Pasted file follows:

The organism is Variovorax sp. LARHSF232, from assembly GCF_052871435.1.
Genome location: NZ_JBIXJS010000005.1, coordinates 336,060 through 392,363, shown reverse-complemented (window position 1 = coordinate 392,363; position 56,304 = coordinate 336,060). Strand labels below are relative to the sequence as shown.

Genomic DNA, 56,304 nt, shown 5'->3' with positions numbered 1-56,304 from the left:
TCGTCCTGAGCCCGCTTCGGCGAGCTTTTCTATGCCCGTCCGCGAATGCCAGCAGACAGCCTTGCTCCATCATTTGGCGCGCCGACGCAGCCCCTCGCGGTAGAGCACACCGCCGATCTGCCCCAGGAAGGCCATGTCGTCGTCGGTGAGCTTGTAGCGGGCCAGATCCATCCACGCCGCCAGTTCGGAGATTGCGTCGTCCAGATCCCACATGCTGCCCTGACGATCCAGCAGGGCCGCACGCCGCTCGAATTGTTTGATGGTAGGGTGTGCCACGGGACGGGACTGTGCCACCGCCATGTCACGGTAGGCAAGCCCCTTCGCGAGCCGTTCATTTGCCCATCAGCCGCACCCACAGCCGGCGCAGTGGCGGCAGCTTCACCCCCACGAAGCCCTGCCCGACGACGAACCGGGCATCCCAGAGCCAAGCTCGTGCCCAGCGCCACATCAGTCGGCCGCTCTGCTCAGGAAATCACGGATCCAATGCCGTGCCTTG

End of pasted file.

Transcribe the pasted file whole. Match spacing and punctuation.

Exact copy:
The organism is Variovorax sp. LARHSF232, from assembly GCF_052871435.1.
Genome location: NZ_JBIXJS010000005.1, coordinates 336,060 through 392,363, shown reverse-complemented (window position 1 = coordinate 392,363; position 56,304 = coordinate 336,060). Strand labels below are relative to the sequence as shown.

Genomic DNA, 56,304 nt, shown 5'->3' with positions numbered 1-56,304 from the left:
TCGTCCTGAGCCCGCTTCGGCGAGCTTTTCTATGCCCGTCCGCGAATGCCAGCAGACAGCCTTGCTCCATCATTTGGCGCGCCGACGCAGCCCCTCGCGGTAGAGCACACCGCCGATCTGCCCCAGGAAGGCCATGTCGTCGTCGGTGAGCTTGTAGCGGGCCAGATCCATCCACGCCGCCAGTTCGGAGATTGCGTCGTCCAGATCCCACATGCTGCCCTGACGATCCAGCAGGGCCGCACGCCGCTCGAATTGTTTGATGGTAGGGTGTGCCACGGGACGGGACTGTGCCACCGCCATGTCACGGTAGGCAAGCCCCTTCGCGAGCCGTTCATTTGCCCATCAGCCGCACCCACAGCCGGCGCAGTGGCGGCAGCTTCACCCCCACGAAGCCCTGCCCGACGACGAACCGGGCATCCCAGAGCCAAGCTCGTGCCCAGCGCCACATCAGTCGGCCGCTCTGCTCAGGAAATCACGGATCCAATGCCGTGCCTTG